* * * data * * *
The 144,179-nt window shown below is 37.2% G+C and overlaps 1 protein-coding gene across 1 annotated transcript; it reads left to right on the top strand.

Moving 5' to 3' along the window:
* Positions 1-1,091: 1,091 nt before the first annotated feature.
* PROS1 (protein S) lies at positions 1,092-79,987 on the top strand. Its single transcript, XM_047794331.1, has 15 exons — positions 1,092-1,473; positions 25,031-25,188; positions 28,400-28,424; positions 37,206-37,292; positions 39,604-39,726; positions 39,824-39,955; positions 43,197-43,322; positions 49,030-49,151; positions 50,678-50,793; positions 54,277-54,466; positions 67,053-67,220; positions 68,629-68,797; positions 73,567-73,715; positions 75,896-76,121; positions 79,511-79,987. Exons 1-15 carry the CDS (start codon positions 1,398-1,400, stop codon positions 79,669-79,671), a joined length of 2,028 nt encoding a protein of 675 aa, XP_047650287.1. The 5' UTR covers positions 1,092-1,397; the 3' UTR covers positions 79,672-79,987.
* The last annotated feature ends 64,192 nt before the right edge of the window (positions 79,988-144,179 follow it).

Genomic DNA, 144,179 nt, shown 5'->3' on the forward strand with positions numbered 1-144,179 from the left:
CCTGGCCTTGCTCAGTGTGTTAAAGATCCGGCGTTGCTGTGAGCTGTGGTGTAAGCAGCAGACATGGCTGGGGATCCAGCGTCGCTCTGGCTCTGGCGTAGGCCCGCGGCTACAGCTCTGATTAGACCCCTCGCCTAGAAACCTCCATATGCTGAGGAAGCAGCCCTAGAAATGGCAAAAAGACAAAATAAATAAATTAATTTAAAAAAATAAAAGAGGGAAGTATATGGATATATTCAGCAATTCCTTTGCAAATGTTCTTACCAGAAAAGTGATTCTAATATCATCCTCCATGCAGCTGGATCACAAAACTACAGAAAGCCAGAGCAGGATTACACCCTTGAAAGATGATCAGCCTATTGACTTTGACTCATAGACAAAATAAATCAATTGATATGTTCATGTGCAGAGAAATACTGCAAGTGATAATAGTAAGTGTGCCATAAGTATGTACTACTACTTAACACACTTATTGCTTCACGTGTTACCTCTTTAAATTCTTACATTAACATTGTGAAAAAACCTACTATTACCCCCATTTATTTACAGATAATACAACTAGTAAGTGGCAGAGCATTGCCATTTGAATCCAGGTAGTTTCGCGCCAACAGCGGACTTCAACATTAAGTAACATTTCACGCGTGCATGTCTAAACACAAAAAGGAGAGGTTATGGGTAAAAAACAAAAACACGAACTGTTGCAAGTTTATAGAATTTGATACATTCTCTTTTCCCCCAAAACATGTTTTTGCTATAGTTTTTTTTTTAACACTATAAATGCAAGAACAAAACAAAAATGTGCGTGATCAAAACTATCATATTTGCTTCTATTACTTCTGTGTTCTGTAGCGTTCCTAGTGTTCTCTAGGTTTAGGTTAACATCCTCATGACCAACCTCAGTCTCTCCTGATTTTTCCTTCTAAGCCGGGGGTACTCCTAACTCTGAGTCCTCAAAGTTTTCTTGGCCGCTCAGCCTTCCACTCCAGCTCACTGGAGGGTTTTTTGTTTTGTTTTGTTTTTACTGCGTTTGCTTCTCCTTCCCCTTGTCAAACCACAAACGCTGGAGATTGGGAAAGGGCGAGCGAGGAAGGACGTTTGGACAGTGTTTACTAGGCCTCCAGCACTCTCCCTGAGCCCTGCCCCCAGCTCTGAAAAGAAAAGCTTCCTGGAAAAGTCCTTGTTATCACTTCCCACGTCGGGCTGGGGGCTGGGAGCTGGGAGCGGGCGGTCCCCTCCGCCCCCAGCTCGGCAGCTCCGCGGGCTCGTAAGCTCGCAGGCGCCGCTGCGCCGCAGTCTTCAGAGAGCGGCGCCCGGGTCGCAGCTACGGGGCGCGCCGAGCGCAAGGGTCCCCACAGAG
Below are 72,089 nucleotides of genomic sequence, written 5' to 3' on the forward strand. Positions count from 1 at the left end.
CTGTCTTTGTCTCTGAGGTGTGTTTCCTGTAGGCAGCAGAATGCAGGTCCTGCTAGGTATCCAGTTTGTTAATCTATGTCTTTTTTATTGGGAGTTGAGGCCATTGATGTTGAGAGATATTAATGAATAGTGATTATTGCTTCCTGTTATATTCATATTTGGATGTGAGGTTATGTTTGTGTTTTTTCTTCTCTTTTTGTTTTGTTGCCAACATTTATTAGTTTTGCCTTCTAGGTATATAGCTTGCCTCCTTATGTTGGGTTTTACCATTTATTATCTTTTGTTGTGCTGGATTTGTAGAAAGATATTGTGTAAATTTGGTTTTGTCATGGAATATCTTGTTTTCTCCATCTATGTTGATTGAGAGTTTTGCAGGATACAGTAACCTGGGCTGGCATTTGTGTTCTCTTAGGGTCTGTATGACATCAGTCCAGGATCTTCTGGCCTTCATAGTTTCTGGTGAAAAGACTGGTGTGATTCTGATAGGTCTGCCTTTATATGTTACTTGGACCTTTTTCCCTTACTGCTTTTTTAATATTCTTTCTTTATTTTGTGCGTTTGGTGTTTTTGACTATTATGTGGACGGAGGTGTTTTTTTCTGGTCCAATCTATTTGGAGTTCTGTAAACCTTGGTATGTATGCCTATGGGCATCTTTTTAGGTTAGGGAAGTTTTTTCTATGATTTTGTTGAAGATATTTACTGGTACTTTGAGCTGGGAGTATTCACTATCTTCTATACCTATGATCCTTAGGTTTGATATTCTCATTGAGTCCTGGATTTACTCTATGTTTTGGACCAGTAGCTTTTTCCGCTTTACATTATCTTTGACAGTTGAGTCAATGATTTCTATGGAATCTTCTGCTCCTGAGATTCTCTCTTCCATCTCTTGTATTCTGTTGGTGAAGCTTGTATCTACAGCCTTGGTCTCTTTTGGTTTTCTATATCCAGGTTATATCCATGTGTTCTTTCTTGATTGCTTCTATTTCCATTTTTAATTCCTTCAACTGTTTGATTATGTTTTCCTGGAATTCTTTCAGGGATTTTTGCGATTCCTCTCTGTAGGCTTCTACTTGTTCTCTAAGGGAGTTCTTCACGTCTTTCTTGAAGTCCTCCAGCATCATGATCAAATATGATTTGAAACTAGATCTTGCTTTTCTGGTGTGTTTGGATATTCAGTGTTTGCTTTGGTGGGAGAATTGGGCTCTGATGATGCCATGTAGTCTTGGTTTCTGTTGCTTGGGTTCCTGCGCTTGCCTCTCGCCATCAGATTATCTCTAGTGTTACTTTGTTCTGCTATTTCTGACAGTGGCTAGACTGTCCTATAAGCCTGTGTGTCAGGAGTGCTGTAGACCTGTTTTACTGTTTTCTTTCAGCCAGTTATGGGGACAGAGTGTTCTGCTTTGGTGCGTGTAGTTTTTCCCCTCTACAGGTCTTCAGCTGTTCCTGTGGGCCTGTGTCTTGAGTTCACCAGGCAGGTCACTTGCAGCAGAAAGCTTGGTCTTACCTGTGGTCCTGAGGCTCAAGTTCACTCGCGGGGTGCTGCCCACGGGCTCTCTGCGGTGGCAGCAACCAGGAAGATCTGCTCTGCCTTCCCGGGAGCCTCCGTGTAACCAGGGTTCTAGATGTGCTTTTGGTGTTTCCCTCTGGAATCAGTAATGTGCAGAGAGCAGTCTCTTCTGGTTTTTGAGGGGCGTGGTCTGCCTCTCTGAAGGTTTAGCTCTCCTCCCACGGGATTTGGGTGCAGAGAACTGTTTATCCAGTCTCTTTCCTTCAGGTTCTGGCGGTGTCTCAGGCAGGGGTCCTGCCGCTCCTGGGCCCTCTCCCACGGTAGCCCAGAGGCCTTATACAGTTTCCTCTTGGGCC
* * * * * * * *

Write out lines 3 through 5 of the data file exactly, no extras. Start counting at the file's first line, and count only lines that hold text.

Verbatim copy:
* Positions 1-1,091: 1,091 nt before the first annotated feature.
* PROS1 (protein S) lies at positions 1,092-79,987 on the top strand. Its single transcript, XM_047794331.1, has 15 exons — positions 1,092-1,473; positions 25,031-25,188; positions 28,400-28,424; positions 37,206-37,292; positions 39,604-39,726; positions 39,824-39,955; positions 43,197-43,322; positions 49,030-49,151; positions 50,678-50,793; positions 54,277-54,466; positions 67,053-67,220; positions 68,629-68,797; positions 73,567-73,715; positions 75,896-76,121; positions 79,511-79,987. Exons 1-15 carry the CDS (start codon positions 1,398-1,400, stop codon positions 79,669-79,671), a joined length of 2,028 nt encoding a protein of 675 aa, XP_047650287.1. The 5' UTR covers positions 1,092-1,397; the 3' UTR covers positions 79,672-79,987.
* The last annotated feature ends 64,192 nt before the right edge of the window (positions 79,988-144,179 follow it).